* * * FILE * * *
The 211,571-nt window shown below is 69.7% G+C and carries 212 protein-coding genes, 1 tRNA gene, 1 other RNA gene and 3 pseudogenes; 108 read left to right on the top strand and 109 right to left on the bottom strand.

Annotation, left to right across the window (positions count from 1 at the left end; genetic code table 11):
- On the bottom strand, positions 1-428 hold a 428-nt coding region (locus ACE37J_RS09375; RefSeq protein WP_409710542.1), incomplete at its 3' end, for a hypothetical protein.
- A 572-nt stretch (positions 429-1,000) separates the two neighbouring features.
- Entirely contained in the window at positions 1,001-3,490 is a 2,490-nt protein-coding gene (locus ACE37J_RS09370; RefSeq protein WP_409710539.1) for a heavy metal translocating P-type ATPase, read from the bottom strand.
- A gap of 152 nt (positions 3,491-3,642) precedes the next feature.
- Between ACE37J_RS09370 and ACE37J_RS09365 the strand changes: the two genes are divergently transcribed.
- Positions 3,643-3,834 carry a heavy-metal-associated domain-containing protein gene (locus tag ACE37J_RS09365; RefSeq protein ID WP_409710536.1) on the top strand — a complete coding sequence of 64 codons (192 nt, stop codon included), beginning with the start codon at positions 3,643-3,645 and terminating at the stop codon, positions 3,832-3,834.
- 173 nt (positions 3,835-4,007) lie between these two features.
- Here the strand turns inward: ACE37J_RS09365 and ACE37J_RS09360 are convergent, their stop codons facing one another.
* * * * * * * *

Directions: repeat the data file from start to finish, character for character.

The 211,571-nt window shown below is 69.7% G+C and carries 212 protein-coding genes, 1 tRNA gene, 1 other RNA gene and 3 pseudogenes; 108 read left to right on the top strand and 109 right to left on the bottom strand.

Annotation, left to right across the window (positions count from 1 at the left end; genetic code table 11):
- On the bottom strand, positions 1-428 hold a 428-nt coding region (locus ACE37J_RS09375; RefSeq protein WP_409710542.1), incomplete at its 3' end, for a hypothetical protein.
- A 572-nt stretch (positions 429-1,000) separates the two neighbouring features.
- Entirely contained in the window at positions 1,001-3,490 is a 2,490-nt protein-coding gene (locus ACE37J_RS09370; RefSeq protein WP_409710539.1) for a heavy metal translocating P-type ATPase, read from the bottom strand.
- A gap of 152 nt (positions 3,491-3,642) precedes the next feature.
- Between ACE37J_RS09370 and ACE37J_RS09365 the strand changes: the two genes are divergently transcribed.
- Positions 3,643-3,834 carry a heavy-metal-associated domain-containing protein gene (locus tag ACE37J_RS09365; RefSeq protein ID WP_409710536.1) on the top strand — a complete coding sequence of 64 codons (192 nt, stop codon included), beginning with the start codon at positions 3,643-3,645 and terminating at the stop codon, positions 3,832-3,834.
- 173 nt (positions 3,835-4,007) lie between these two features.
- Here the strand turns inward: ACE37J_RS09365 and ACE37J_RS09360 are convergent, their stop codons facing one another.